For many people—myself included—an interest in fishing begins with being invited on a fishing trip by a friend or member of the family. This can be a little intimidating, especially if you’ve never even picked up a fishing rod before. Not to worry, however, as some of your fondest fishing memories will always be of your first day on the water and that first keeper fish. The real key to ensuring that your first fishing trip is a memorable one is to be open-minded, know what type of fishing you’ll be experiencing, and enjoying yourself.

So you’ve never, ever been fishing before and your buddy just invited you along for a morning on the water; what next? Odds are, if you’ve never fished, you don’t own any tackle. While your buddy is probably a generous guy, and won’t hesitate to lend you some tackle, bringing your own—and bringing the right tackle—will keep you from worrying about breaking his gear, which will go a long way towards quelling any stress you may have about the new experience. The first step here is figuring out what species of fish you’ll be targeting. Once you know that, head to your local outdoor retailer and stock up on a few basic items. If you have any questions regarding how a product works, for what species it’s designed, or what to do should a malfunction occur, do not hesitate to ask the associates. At stores like Bass Pro Shops, the associates have to pass written tests just to be hired, and have to take new tests annually to ensure that they still know their stuff.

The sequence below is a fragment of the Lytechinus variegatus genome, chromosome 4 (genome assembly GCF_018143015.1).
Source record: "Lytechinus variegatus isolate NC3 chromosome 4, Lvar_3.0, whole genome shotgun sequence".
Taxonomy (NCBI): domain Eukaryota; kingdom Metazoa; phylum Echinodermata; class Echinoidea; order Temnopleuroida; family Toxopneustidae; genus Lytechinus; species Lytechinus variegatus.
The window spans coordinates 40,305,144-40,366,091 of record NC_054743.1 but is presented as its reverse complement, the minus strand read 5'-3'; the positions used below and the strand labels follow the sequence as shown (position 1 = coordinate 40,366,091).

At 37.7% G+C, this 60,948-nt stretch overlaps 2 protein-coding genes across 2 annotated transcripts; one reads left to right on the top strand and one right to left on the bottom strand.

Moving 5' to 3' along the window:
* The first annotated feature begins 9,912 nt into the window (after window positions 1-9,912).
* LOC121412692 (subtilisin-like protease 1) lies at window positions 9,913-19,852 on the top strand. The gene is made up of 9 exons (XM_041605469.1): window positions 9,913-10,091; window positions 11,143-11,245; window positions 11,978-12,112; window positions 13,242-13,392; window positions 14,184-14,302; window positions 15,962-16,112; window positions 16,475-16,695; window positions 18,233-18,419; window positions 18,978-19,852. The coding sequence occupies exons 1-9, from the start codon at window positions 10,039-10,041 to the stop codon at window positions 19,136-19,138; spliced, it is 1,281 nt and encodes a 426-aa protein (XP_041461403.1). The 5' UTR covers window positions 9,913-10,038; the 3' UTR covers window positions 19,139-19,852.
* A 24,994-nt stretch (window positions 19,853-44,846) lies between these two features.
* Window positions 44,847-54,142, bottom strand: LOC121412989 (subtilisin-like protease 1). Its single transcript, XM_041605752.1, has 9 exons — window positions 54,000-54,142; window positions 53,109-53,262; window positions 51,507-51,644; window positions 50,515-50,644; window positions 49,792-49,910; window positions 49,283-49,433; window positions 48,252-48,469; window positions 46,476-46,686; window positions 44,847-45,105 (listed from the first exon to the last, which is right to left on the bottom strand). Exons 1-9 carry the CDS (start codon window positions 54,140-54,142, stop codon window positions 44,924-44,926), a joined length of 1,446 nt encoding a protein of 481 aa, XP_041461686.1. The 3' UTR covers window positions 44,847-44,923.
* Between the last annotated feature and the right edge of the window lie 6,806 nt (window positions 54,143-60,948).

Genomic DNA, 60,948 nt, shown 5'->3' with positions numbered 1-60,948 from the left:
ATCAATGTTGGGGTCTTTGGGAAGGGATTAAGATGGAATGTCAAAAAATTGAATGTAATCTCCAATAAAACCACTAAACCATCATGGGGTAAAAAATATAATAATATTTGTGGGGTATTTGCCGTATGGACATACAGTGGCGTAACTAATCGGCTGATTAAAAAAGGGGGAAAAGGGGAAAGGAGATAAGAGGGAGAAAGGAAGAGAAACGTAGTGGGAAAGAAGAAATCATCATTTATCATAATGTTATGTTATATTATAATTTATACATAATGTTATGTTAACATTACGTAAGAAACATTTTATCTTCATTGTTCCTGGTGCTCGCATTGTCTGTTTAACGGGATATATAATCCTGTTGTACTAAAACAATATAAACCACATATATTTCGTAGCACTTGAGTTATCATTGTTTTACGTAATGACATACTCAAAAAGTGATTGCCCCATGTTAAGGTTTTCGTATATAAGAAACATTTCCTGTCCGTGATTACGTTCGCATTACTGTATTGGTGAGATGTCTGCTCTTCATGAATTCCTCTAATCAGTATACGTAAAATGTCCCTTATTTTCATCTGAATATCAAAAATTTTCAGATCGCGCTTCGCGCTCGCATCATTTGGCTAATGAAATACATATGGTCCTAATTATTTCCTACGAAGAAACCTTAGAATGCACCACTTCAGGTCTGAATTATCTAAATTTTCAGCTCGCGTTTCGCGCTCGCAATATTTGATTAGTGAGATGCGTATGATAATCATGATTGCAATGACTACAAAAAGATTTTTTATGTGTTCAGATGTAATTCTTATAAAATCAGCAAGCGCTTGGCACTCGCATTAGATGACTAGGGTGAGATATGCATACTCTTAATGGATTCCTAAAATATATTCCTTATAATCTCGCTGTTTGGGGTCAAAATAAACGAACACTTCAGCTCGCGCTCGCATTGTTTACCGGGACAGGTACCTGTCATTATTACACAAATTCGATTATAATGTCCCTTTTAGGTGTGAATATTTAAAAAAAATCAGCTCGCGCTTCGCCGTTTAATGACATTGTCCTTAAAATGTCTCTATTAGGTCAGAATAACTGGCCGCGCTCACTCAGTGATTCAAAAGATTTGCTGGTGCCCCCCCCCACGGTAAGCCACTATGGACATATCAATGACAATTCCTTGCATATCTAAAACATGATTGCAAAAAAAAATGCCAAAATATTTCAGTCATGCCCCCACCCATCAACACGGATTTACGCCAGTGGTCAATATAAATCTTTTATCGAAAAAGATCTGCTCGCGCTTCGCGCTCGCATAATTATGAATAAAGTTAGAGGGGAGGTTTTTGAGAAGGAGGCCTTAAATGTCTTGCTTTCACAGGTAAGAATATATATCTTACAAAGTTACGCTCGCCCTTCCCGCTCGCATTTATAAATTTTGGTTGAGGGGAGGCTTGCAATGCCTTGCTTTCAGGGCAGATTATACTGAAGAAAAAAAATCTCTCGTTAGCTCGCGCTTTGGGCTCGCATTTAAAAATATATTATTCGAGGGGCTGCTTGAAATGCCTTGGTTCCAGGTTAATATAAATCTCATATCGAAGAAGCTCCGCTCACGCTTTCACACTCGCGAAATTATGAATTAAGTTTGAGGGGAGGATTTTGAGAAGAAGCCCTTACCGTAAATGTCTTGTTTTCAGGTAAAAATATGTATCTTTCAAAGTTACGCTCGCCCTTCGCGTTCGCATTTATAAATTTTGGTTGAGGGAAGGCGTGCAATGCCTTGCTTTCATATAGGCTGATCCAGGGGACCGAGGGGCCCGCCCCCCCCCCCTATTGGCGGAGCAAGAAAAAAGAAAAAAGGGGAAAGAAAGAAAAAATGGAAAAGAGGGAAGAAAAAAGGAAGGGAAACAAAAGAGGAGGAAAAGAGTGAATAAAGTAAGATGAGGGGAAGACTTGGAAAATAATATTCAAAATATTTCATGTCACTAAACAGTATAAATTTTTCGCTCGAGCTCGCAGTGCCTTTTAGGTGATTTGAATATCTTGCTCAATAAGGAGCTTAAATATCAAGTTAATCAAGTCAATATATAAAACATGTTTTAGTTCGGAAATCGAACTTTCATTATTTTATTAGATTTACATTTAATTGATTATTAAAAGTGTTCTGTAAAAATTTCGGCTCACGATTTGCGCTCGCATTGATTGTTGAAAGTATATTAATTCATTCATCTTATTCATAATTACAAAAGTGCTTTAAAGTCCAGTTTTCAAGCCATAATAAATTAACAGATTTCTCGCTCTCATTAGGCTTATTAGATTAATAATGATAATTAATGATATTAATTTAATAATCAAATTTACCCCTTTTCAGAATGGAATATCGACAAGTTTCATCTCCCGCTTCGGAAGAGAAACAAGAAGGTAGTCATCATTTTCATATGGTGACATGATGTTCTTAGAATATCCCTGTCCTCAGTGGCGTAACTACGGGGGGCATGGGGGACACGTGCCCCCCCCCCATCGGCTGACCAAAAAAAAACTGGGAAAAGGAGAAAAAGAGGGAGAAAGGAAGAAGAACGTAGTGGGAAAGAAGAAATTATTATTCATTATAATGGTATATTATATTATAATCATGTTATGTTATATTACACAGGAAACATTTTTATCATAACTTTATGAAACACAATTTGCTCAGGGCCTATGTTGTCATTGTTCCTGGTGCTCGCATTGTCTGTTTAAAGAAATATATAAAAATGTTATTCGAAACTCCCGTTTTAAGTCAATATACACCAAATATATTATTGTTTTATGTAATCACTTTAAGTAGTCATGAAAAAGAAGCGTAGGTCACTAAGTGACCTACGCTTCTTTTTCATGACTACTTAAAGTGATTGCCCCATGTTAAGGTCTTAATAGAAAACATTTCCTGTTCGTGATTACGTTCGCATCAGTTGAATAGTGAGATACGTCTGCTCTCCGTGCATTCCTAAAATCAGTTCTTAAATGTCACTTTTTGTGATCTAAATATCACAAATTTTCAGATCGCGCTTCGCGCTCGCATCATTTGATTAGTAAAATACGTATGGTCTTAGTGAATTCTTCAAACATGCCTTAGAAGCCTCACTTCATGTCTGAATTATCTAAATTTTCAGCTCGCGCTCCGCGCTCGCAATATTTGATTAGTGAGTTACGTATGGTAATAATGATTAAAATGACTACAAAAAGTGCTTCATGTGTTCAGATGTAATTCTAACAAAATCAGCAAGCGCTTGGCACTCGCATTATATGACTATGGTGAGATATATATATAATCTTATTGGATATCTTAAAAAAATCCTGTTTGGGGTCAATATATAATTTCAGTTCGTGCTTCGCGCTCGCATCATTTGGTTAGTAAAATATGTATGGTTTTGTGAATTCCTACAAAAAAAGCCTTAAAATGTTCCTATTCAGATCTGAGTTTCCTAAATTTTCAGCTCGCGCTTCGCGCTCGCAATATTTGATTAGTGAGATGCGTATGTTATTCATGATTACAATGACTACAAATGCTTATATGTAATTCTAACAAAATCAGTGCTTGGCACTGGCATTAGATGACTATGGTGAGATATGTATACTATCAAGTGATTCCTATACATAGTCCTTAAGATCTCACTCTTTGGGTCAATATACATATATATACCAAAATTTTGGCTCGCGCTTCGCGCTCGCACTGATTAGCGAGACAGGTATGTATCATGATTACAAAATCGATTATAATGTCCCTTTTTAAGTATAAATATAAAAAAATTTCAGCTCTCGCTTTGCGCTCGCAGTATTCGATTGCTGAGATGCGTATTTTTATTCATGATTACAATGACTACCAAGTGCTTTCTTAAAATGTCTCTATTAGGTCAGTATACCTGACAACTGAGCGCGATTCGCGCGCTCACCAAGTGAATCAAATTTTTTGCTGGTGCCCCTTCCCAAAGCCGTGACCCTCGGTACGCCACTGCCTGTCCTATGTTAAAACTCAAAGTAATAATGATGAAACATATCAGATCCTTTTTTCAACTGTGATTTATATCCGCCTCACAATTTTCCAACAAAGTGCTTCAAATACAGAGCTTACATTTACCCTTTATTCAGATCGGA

You don’t want to end up buying too much, or buying expensive tackle that you may not use very often, so a decent rod and reel combo, some inexpensive line, and a few lure basics are a good start to your first fishing endeavor. Any store that sells fishing tackle will have numerous combos to choose from and anything within the $50 – $60 range is a safe bet for your first time. I’ve mentioned P-Line’s CXX line in the past and there’s a good reason for that: it’s super strong, very light, and best of all, inexpensive. If you want to pick up some lures, but don’t know what to buy, several companies offer bait kits stocked with a variety of effective lures for certain species. As I said before, the key when buying tackle for your first trip is not to spend too much, but also to buy something you know won’t break the first time you use it.

Some first-time anglers are fortunate enough to have access to a friend’s tackle, but it’s always convenient and less worrisome to have your own. I recommend purchasing tackle that you can use for a while, because there’s a strong possibility that you’ll enjoy yourself so much that you’ll want to continue fishing. Listen to whom you’re with and learn what you can. Like most other activities, it does take some time to fall into your own groove, but once you do, you won’t want the day to end.